Tasmanian senator Eric Abetz declared that MPs had to fly business class to read confidential documents. Great. No problem with that. But are the kids in business reading those confidential documents too?
The Australian reported last week that federal MP travel entitlements jumped 17% to $35.4 million in 2014, a $5 million increase on 2013, an election year.
Family travel expenses rose 13% above the previous four-year average.
Politicians cite long hours and time away from family as reasons for this extraordinarily generous perk. It seems they are somehow more unique than FIFO workers away from their families for weeks on end, or the average commuter, leaving for work before their kids are up and getting home after they’re in bed, or the thousands of business execs required to travel both here and overseas for work.
And here’s the rub about the hardship of being in Canberra: in 2014, the Australian House of Representatives sat for just 72 days, compared to 164 days for the UK House of Commons and 130 for Canada’s lower house.
The “woe is me” bleating is breathtaking. If public office is such a burden, then best find another job. That’s what Australian workers do without the benefits of the generous retirement entitlements of political life.
Earlier this year, when talking about tax rates, treasurer Joe Hockey said “Australians spend the first six months of the year working for the government”.
The average annual wage is around $75,000. Even an entry level MP, also known as a backbencher, is on $195,000, plus allowances and entitlements.
The average Aussie worker pays around $15,000 in tax annually. So in this instance, one Australian had to work for six months just to pay enough tax to cover the cost of flying a Christoper Pyne’s family to Canberra to watch dad at work.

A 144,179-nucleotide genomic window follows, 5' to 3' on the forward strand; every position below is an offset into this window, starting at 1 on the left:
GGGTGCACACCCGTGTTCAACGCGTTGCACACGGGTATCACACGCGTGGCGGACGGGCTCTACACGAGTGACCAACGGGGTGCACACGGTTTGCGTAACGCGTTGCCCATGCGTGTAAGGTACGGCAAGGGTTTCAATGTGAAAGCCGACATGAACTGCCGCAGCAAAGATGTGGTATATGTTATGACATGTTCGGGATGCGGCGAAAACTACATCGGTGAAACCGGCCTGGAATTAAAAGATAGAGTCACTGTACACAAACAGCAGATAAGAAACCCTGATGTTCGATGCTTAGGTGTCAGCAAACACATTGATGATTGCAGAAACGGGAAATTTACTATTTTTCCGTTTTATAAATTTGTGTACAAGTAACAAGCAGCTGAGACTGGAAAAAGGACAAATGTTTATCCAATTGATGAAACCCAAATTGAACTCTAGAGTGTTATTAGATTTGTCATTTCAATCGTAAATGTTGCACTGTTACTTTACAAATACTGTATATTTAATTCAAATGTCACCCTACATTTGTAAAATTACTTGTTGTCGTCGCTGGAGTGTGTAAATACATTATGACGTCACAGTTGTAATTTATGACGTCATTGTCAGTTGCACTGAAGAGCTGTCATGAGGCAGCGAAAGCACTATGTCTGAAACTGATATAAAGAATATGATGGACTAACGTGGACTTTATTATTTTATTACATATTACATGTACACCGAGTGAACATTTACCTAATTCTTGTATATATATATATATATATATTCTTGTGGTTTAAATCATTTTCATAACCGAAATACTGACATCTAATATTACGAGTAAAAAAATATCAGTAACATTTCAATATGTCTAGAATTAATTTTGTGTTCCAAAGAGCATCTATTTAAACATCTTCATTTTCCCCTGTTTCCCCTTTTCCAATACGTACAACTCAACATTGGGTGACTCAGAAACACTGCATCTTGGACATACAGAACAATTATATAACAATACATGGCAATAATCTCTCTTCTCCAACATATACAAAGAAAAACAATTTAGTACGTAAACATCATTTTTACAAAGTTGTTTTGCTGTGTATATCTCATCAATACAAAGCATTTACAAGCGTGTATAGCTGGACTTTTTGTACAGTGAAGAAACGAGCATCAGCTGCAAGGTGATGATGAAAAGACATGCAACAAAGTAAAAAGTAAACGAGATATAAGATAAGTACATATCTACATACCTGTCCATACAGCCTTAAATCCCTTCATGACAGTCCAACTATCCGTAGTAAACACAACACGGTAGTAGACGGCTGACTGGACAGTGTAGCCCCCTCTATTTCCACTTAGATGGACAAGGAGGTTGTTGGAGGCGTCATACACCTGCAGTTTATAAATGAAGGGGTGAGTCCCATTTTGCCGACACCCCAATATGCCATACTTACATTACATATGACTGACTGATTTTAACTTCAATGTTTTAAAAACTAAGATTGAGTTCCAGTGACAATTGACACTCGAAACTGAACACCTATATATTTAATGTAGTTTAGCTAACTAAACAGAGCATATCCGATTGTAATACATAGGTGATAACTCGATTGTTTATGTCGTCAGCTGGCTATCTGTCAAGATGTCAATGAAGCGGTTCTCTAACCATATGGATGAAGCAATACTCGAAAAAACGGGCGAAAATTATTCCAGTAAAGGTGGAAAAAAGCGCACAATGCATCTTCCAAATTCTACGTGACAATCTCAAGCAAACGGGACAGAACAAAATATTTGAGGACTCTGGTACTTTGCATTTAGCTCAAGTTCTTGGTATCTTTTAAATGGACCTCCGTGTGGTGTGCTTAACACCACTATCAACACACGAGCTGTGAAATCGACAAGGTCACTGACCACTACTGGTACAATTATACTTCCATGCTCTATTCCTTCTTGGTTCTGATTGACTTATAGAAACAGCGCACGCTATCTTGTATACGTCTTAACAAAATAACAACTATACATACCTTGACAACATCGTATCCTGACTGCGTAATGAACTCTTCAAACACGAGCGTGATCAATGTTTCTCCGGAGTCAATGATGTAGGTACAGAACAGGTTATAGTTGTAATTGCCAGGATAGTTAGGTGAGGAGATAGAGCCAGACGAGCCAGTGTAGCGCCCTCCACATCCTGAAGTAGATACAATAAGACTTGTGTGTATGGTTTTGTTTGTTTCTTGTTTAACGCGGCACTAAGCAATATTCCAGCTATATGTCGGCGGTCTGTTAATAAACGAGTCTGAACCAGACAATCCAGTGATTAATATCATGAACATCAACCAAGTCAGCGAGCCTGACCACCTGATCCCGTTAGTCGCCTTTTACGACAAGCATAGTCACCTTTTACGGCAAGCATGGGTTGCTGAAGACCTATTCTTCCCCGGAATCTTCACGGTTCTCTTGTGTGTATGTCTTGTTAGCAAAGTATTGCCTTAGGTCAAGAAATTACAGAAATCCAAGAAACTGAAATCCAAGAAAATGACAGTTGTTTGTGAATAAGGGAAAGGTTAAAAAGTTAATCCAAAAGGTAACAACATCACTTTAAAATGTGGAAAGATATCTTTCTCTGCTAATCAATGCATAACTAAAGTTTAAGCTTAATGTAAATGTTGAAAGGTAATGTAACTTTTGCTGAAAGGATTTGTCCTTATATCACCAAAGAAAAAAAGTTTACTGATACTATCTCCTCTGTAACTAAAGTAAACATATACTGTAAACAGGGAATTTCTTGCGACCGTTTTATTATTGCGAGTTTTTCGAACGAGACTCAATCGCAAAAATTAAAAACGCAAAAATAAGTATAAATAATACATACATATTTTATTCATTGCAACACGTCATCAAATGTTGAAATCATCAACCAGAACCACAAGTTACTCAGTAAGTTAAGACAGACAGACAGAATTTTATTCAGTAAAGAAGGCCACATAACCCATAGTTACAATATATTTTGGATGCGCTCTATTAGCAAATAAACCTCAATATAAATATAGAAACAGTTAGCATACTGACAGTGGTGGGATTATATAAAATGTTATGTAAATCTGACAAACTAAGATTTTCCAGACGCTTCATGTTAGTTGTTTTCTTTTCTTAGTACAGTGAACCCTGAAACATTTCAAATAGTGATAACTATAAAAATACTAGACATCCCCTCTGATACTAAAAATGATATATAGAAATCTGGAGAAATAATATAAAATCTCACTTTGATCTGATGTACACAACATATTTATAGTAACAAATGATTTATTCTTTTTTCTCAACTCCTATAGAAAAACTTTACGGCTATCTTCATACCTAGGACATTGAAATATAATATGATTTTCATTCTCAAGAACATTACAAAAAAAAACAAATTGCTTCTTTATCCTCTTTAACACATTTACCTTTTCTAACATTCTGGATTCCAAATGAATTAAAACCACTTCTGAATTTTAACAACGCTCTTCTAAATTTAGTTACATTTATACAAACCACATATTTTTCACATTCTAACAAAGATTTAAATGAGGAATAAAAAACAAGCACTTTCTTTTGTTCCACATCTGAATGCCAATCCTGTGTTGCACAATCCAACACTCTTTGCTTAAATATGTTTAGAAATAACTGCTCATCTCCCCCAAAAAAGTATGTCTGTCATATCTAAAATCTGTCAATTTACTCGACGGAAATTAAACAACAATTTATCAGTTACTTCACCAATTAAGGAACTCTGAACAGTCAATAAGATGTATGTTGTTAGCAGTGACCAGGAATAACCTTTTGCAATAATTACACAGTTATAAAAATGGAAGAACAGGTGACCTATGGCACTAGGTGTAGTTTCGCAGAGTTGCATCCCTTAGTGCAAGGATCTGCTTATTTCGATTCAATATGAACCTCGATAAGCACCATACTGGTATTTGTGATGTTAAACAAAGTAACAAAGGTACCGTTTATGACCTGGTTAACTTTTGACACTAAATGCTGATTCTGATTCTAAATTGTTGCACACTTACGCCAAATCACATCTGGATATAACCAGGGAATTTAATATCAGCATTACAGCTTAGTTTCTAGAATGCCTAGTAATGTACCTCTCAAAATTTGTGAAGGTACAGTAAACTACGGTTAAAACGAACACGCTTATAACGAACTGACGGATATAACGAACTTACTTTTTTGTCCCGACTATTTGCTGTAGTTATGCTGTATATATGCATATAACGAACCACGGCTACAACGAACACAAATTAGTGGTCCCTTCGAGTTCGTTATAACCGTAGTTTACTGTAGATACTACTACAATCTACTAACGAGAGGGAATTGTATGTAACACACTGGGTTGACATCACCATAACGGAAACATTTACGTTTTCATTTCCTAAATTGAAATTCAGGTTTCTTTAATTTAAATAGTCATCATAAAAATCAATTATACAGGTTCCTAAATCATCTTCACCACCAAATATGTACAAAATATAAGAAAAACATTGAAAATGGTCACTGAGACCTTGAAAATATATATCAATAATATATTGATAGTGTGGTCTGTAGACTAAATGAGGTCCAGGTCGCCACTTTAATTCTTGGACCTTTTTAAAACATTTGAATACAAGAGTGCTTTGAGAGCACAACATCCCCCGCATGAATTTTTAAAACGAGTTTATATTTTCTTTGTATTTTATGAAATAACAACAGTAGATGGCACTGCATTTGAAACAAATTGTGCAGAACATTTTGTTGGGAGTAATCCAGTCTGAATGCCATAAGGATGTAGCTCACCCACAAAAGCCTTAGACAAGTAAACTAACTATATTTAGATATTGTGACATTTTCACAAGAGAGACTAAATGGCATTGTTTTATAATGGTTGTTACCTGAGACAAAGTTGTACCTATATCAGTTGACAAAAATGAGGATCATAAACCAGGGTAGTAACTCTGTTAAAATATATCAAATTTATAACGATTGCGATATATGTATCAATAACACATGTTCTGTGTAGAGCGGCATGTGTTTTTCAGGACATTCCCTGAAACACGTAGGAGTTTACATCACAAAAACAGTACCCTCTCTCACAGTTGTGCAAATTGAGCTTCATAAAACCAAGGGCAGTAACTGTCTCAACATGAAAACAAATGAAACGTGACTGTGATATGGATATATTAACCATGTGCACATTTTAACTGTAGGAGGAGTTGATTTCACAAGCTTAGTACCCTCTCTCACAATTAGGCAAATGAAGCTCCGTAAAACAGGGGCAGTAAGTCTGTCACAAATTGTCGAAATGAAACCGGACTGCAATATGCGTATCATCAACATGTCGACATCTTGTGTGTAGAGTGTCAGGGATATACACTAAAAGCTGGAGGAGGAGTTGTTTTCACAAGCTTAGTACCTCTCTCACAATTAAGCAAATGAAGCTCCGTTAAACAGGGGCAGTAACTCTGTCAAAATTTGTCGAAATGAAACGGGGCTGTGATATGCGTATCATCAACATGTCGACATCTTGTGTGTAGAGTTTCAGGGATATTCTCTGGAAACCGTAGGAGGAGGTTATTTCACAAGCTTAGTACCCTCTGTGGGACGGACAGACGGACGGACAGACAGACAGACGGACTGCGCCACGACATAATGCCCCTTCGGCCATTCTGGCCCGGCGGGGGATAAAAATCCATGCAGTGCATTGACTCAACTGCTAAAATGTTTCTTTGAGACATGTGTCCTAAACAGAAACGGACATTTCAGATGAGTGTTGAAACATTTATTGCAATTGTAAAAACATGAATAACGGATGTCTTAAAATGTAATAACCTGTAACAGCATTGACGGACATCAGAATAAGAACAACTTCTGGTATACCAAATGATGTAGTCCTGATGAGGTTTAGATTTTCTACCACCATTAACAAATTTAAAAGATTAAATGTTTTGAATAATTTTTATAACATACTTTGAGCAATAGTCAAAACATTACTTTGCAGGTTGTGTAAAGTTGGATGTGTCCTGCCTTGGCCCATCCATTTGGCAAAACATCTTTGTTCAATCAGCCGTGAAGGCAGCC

The $7.5 million family travel bill means 500 Australian taxpayers had to work for an entire year just to cover the cost of MPs flying their kids business class around the country.
The litany of MPs exploiting this perk has continued to pile up over the weekend.
Treasurer Joe Hockey – whose marriage to an investment banker makes him one of the wealthiest MPs – spent $8000 to fly his family business class to Perth, during school holidays in April 2013.
The trip cost $14,000 all up. That’s one taxpayer’s entire year of tax spent on the now treasurer’s working family holiday.
The hits keep coming
Overnight, immigration minister Peter Dutton became the latest MP revealed as enjoying taxpayer largesse, spending $140,000 for his family to fly business class, mostly between Brisbane and Canberra, over the past five years.
That includes a three-day trip to Cairns in July last year ,which included his wife and three children, and cost taxpayers $7210. It’s legit because the then health minister had “numerous” commitments, according to a spokesperson.
The Herald Sun says the PM’s own family spent $74,000 since he became Liberal leader in 2009, including flights for his wife and two adult daughters from Sydney to the Melbourne Cup and Derby Day.